fear & loathing in Lotusland


by Zbigniew

Vancouver Especially

Vancouver Especially - Detail

Ken Lum’s Vancouver Especially includes some very fine details: bricks of many hues, door handles and bedspreads, graying paint and aging stucco. But it’s a representation, a fake, right down to its artificial turf.

Kitty-corner, just a few metres away, is an olde style house I like to think of as a Home Depot Special. It looks unoccupied, a fake house -right down to its artificial turf.

Gore St Artificial Turf

Pre-displacement Map

by Zbigniew



Pre-displacement MapVancouver Especially

Chinatown Sold

Chinatown Cleared

Chinatown Reconfigured

The Foreign Service

by Zbigniew


This graphic -on display at the Grandview-Woodland Community Plan, Hastings Sub-Area Workshop on February 14th- caught my jaundiced eye.

I find the choice of “gears” to represent the relationships between the community, city, senior levels of government, and developers to be an apt metaphor: mechanistic, kinetic but rigid and predetermined. That the community is depicted as having no direct influence on developers is a nice honest touch, however unintentional. Intentional?

Labeling the civic gear as “the city family” also rings true, if I think of the traditional family structure (at least the ones I have suffered): paternalistic, hierarchical, unequal. In this particular scheme, that would leave Cultural Affairs as the runt, without substantive influence. Social Development enjoys a profile, sure, but occupies a rung below Real Estate and -in these spin intensive days- the loud-mouthed and superficial sibling, Communications.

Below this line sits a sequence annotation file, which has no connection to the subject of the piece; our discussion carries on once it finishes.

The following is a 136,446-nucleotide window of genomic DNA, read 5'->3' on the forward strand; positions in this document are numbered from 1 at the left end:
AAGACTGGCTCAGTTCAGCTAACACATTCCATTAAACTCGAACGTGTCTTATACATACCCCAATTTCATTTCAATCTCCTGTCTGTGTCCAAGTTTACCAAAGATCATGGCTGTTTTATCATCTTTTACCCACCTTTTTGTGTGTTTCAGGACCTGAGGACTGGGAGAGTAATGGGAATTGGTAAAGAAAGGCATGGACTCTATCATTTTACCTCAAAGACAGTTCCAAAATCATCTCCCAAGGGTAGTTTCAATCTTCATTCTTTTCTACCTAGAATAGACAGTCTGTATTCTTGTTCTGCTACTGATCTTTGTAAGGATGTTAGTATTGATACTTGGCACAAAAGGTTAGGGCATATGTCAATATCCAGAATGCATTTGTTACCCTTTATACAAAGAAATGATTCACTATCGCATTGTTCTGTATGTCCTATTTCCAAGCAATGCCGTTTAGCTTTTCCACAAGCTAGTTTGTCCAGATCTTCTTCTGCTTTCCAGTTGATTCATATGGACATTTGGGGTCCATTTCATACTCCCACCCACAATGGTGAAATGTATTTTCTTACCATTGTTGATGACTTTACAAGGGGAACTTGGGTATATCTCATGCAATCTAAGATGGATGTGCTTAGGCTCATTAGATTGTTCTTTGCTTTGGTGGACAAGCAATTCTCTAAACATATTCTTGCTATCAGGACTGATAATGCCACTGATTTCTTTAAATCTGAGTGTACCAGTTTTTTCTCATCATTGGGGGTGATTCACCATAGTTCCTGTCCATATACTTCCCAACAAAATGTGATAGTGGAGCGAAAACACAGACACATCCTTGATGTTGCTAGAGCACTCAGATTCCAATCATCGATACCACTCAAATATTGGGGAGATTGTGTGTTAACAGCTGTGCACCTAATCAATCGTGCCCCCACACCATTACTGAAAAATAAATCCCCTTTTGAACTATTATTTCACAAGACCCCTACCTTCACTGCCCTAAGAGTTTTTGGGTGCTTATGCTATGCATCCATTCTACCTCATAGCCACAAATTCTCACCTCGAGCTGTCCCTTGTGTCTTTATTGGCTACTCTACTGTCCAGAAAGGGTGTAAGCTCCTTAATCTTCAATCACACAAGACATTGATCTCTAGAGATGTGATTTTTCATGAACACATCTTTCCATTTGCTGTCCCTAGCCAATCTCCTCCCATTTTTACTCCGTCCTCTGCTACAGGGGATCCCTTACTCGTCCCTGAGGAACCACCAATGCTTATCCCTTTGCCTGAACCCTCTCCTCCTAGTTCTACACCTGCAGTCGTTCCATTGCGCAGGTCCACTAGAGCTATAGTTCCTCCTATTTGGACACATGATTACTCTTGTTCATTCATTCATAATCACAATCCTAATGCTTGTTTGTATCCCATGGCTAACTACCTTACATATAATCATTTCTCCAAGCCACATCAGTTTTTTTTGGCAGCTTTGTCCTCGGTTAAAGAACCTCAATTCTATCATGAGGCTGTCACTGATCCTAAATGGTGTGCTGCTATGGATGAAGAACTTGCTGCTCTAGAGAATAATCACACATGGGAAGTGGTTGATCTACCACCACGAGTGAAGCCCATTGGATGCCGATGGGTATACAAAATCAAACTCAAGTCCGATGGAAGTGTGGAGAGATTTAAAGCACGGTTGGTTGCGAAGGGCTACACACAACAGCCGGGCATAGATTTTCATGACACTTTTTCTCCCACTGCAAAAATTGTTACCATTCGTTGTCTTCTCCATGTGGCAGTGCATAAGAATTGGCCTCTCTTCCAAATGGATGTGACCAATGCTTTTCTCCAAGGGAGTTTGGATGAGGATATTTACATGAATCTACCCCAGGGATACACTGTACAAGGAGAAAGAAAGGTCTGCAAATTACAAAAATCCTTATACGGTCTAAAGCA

Planning, of course, is in charge -the pater familias, the master of the house.


Circa 1960, Vancouver’s Planning Department was popularly known by city employees as The Foreign Service.

“Foreign,” for it was the last redoubt of the once mighty ex-pat British colonial administration. In lock step with the sun setting on Empire, the local detachment abandoned the command and control of lesser functions. While a few remained behind, like characters out of a Graham Greene novel, to carrying on in wog-held territory and supervise the care of the destitute or the manicure of civic lawns, the smart and smartly dressed ones -right down to the scented kerchiefs stuffed into their shirt sleeves at the wrist- retreated to the safety and influence of the high ground, upstairs. The brave few daring to exit the elevator were greeted accordingly: “we’ve a visitor from the colonies!”*